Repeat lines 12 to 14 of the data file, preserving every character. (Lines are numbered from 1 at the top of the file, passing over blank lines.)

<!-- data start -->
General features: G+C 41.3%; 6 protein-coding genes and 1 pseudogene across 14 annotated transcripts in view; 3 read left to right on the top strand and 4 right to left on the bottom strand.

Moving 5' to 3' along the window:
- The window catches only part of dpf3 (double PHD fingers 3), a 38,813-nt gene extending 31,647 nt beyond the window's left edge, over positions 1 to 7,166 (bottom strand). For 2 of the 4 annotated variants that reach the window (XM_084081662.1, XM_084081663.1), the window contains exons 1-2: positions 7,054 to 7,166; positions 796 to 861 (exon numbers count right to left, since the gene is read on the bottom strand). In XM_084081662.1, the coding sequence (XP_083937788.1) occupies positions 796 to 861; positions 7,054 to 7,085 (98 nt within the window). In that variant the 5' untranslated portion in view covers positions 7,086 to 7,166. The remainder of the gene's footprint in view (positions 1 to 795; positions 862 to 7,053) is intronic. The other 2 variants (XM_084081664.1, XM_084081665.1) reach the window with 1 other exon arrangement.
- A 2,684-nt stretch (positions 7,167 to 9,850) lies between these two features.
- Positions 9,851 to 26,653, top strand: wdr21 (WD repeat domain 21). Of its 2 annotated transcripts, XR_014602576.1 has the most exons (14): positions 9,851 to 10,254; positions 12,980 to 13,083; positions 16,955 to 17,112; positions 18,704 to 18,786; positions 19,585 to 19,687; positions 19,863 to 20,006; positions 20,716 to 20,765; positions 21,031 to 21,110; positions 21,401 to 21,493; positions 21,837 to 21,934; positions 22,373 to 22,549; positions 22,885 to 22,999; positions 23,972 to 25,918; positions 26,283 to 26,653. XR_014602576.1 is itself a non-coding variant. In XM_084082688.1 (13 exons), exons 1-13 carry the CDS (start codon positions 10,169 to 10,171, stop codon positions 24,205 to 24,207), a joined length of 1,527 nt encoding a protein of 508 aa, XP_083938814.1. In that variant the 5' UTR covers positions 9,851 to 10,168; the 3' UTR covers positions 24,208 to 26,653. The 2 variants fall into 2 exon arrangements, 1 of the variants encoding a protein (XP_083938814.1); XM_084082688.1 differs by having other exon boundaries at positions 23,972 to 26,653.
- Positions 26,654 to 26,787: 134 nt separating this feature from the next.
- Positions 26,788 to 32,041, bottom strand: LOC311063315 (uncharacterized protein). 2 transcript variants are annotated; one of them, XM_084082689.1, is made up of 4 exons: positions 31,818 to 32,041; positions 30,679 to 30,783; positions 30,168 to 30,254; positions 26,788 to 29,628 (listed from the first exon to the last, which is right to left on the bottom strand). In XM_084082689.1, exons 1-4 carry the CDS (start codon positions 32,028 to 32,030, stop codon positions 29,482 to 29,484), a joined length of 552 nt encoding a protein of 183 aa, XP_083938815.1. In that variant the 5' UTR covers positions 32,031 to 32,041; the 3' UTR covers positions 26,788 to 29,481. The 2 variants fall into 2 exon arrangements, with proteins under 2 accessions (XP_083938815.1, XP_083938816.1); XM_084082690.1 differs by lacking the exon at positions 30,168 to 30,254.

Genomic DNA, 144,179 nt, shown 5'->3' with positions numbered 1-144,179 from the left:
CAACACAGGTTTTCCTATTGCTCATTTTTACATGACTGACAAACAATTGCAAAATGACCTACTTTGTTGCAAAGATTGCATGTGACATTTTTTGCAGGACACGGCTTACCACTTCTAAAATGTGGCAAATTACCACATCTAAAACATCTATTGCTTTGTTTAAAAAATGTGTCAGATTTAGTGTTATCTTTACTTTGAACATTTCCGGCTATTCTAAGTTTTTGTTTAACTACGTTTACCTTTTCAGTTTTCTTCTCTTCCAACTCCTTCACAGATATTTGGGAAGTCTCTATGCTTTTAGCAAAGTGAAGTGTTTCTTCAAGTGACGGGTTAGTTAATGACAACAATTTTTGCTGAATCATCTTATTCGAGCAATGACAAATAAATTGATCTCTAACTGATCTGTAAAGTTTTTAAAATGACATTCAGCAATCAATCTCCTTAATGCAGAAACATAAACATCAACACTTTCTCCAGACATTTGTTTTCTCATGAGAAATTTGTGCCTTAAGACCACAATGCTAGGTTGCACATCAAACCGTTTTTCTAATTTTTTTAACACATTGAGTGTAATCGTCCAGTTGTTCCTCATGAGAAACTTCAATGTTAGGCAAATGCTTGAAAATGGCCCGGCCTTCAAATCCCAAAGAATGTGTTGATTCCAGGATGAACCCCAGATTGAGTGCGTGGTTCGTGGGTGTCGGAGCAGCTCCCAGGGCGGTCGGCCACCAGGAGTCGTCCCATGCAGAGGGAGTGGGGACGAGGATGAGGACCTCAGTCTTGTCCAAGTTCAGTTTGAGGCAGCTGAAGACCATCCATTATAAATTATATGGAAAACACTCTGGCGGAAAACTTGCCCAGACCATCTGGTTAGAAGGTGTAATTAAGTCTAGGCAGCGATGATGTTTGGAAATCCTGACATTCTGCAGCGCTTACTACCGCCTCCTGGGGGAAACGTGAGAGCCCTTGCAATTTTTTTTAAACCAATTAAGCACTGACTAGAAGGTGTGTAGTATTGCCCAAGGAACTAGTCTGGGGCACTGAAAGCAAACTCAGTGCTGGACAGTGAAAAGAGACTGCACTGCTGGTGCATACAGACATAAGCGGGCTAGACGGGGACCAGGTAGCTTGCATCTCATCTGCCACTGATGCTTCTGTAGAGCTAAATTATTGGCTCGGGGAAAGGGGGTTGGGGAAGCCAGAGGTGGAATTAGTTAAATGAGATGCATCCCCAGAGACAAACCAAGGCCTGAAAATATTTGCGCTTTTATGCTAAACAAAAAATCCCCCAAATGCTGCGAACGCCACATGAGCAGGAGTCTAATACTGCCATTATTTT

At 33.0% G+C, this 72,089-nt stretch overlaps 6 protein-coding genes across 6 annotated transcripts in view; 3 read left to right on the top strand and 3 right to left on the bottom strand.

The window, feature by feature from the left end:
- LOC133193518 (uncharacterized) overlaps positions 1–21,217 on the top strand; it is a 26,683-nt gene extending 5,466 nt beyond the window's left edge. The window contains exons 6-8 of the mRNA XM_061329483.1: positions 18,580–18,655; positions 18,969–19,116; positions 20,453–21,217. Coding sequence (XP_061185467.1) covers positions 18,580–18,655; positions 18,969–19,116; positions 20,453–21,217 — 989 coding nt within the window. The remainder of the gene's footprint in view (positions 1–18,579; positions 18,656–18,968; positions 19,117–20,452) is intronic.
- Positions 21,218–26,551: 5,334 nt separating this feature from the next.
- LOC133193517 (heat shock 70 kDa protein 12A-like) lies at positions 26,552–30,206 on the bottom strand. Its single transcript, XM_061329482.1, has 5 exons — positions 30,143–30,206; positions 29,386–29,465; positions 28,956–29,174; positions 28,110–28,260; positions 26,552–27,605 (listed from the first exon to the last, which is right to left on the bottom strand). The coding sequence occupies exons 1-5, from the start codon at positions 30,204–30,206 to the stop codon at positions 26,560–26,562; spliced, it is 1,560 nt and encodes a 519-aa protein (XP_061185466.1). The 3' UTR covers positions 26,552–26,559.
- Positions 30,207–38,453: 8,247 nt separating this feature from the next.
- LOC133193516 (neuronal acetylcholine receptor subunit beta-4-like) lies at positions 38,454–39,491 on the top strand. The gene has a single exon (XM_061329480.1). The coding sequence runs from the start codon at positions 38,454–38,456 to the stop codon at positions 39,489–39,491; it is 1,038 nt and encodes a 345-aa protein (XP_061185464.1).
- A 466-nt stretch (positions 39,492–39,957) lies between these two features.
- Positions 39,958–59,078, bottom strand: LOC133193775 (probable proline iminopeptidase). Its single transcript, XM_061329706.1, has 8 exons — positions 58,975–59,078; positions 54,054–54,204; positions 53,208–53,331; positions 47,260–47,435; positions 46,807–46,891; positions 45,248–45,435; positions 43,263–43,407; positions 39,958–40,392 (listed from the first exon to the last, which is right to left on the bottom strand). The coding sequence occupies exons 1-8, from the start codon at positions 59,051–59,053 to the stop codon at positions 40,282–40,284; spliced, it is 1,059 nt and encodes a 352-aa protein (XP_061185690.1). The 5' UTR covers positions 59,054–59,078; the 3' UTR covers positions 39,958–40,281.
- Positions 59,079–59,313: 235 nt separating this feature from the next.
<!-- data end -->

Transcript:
- LOC133193518 (uncharacterized) overlaps positions 1–21,217 on the top strand; it is a 26,683-nt gene extending 5,466 nt beyond the window's left edge. The window contains exons 6-8 of the mRNA XM_061329483.1: positions 18,580–18,655; positions 18,969–19,116; positions 20,453–21,217. Coding sequence (XP_061185467.1) covers positions 18,580–18,655; positions 18,969–19,116; positions 20,453–21,217 — 989 coding nt within the window. The remainder of the gene's footprint in view (positions 1–18,579; positions 18,656–18,968; positions 19,117–20,452) is intronic.
- Positions 21,218–26,551: 5,334 nt separating this feature from the next.
- LOC133193517 (heat shock 70 kDa protein 12A-like) lies at positions 26,552–30,206 on the bottom strand. Its single transcript, XM_061329482.1, has 5 exons — positions 30,143–30,206; positions 29,386–29,465; positions 28,956–29,174; positions 28,110–28,260; positions 26,552–27,605 (listed from the first exon to the last, which is right to left on the bottom strand). The coding sequence occupies exons 1-5, from the start codon at positions 30,204–30,206 to the stop codon at positions 26,560–26,562; spliced, it is 1,560 nt and encodes a 519-aa protein (XP_061185466.1). The 3' UTR covers positions 26,552–26,559.